GET IN HERE MUMS: VACCINE REMINDER BRACELETS!

GET IN HERE MUMS: VACCINE REMINDER BRACELETS!

Every year around the world, 4 million children die before their 5th birthday, and 1 out of 5 of these deaths are a result of vaccine-preventable diseases.Vaccine preventable diseases such as pneumonia, diarrhoea, measles, pertussis, and tetanus are leading cause of child deaths in Nigeria, Colombia and Pakistan. Like in Nigeria, 30% of all under-5 deaths are as a result of these diseases. Besides death, the associated disabilities exert physical, social and economic burden on children, their families and communities. It has been shown that more than 600,000 children lives can be saved and $17bn in economic losses averted in Nigeria over a 10-year period if the country can achieve 90% coverage with Hib, Pertussis, Pneumococcal, measles and rotavirus vaccines. The importance of vaccines cannot be over emphasized.

There are many reasons why children aren’t immunized on time. One major reason is that parents don’t remember the vaccination dates. A simple innovation has been designed to prevent that problem: a Vaccine Reminder Bracelet  for mothers.

The innovation is distributed by the non-profit social enterprise Alma Sana Inc., founded by Lauren Braun. Alma Sana, which means healthy soul in Spanish, was founded on the belief that every child, no matter where he or she lives, should have access to life-saving vaccines on time.

During a college summer internship in Peru in 2009, Lauren noticed that many times mothers are given paper slips with the next appointment date in the hospital (which quickly gets lost or the dates forgotten) for keeping track of their children’s immunization records. As a result, indigenous, low income moms weren’t remembering to bring their children to the clinic for vaccinations on time even though these vaccines were free and available; yet they knew  that these vaccines were important for their children’s health. In many cases, the nurses had to leave over-crowded clinics to go door to door in remote villages to remind moms of vaccine appointments.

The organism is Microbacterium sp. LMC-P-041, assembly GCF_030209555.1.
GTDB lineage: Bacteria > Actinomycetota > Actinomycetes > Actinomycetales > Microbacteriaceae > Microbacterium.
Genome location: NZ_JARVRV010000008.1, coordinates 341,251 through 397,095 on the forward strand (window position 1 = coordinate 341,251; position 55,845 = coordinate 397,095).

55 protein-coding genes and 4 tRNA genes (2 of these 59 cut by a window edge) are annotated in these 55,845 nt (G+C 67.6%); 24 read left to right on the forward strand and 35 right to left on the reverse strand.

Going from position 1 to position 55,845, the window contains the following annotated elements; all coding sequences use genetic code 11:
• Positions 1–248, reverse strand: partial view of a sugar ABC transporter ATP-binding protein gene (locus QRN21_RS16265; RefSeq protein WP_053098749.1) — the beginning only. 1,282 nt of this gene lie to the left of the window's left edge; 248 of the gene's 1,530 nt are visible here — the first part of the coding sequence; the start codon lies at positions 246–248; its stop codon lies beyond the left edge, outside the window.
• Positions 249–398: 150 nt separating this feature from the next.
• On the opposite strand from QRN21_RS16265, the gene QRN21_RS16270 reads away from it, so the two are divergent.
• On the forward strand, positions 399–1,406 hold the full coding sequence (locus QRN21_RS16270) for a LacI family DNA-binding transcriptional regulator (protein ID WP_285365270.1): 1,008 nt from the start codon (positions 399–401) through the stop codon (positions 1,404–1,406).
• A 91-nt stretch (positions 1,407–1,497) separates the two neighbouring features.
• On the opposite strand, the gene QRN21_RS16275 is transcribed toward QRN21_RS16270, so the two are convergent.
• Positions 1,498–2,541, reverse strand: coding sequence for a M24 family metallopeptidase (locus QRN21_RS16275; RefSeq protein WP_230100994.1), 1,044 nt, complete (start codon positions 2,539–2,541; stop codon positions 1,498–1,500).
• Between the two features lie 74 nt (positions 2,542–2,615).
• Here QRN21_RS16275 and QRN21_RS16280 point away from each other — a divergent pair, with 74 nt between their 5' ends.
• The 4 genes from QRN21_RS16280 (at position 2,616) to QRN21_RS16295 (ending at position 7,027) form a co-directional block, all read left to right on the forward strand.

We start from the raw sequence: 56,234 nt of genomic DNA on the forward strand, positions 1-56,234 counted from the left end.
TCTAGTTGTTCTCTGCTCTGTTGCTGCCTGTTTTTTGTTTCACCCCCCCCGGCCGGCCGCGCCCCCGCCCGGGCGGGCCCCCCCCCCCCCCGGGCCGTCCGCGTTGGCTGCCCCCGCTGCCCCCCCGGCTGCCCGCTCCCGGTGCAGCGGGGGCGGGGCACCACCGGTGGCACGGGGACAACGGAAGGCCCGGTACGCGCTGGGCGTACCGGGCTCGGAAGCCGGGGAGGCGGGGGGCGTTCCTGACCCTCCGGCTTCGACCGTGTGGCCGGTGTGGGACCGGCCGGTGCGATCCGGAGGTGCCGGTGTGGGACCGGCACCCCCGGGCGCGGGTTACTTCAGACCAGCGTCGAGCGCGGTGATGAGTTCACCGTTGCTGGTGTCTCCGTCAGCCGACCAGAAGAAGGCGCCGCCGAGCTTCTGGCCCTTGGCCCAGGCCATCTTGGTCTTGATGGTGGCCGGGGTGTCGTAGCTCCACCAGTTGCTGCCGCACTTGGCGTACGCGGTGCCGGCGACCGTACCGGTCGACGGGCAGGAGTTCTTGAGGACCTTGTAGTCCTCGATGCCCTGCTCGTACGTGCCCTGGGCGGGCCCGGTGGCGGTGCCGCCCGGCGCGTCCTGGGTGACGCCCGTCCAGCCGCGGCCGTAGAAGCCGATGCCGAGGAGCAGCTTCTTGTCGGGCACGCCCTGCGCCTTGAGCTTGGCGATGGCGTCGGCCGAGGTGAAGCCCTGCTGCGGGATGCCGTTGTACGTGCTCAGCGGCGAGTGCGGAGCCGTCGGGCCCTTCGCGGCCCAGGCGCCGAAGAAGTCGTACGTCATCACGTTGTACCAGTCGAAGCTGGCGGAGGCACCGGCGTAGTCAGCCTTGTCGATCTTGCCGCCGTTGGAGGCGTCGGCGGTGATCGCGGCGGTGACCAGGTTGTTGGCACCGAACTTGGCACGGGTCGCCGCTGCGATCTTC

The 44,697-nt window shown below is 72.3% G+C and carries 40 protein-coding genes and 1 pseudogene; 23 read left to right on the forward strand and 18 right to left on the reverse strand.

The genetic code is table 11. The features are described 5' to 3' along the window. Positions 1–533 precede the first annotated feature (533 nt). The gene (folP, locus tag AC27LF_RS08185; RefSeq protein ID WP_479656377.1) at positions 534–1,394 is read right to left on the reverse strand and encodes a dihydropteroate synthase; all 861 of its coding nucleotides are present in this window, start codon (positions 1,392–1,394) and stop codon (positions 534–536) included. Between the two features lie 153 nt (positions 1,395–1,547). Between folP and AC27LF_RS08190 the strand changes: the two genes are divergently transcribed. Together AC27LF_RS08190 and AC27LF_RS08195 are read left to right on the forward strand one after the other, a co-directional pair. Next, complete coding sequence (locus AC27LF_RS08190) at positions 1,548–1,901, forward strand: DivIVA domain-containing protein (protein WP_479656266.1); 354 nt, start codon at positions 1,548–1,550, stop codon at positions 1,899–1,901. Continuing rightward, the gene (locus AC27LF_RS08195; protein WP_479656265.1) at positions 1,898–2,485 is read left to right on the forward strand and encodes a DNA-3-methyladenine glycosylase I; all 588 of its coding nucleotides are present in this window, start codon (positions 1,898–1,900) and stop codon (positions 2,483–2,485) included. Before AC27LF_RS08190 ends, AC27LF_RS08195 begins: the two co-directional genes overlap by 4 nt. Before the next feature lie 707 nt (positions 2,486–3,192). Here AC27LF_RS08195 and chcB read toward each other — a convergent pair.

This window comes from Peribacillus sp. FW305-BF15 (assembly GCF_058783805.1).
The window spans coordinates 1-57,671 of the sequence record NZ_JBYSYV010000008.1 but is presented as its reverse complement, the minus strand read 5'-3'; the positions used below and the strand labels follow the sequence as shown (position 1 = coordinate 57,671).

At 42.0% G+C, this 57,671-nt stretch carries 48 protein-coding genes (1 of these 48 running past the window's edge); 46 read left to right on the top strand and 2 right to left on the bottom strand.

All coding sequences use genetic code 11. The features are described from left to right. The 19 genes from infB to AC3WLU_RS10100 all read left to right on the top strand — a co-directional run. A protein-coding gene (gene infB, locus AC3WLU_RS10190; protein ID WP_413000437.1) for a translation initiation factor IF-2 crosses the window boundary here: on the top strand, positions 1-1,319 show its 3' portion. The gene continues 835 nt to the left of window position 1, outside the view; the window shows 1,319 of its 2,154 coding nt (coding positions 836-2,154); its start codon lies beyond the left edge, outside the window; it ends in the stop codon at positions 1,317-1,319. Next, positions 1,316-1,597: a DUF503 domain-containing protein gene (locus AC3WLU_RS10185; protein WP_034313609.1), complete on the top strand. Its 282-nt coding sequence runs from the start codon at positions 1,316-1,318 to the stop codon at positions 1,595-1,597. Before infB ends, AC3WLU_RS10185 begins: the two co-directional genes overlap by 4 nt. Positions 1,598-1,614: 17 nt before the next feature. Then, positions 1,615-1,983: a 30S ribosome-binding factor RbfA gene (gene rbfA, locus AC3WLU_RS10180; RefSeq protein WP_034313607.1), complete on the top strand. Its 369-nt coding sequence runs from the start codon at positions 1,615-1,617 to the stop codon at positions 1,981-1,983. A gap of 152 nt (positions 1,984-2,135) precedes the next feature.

With all of these factors in mind, Lauren saw a clear need for a simple tool to help moms. She designed a simple bracelet so that moms could remind themselves of their children’s vaccination dates. These bracelets were designed to fit the needs of uneducated moms living below 400 naira a day. The bracelets use only numbers and symbols, to convey every child’s entire vaccination record. By looking at this bracelet a mom knows the number and type of vaccine her child received and the date of the child’s next one. And the interesting part is that these bracelets are highly customizable to local culture and needs. And it costs less that fifty naira each. They are also waterproof, durable, comfortable, and baby safe. Beyond serving as a reminder, the bracelet can help increase a mom’s awareness about the individual vaccinations her child requires and has received.  This is targeted to build moms who are community champions for vaccines.

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The product has gained much recognition. It is included on UNICEF’s Innovation Map 2014 as an innovative solution for children’s health adapted to fit local needs, Lauren was a Nominee for Forbes’ 30 Under 30 Social Entrepreneurs 2014, and the organization was a Nominee for CLASSY Awards, the largest social impact award in the US [].

Lauren plans to expand the bracelets to Nigeria, where the innovation is currently a finalist in the inaugural Nigeria Health Innovation Challenge (NHIM). Alma Sana has partnered with the Nigerian team of the International Vaccine Access Centre (IVAC) of Johns Hopkins University, Direct Consulting and Logistics, LLC (DCL), and the National Primary Healthcare Development Agency (NPHCDA) to bring the intervention to thousands of parents and children in rural and urban Nigeria. The goal of this phase of work is to determine the bracelets’ impact on getting children vaccinated fully and on time. With evidence of the bracelets’ cost-effectiveness, the next step would be to scale up in Nigeria at the district or national level. The team will find out later this month whether they have been awarded a grant from NHIM which will enable them to begin work in Nigeria.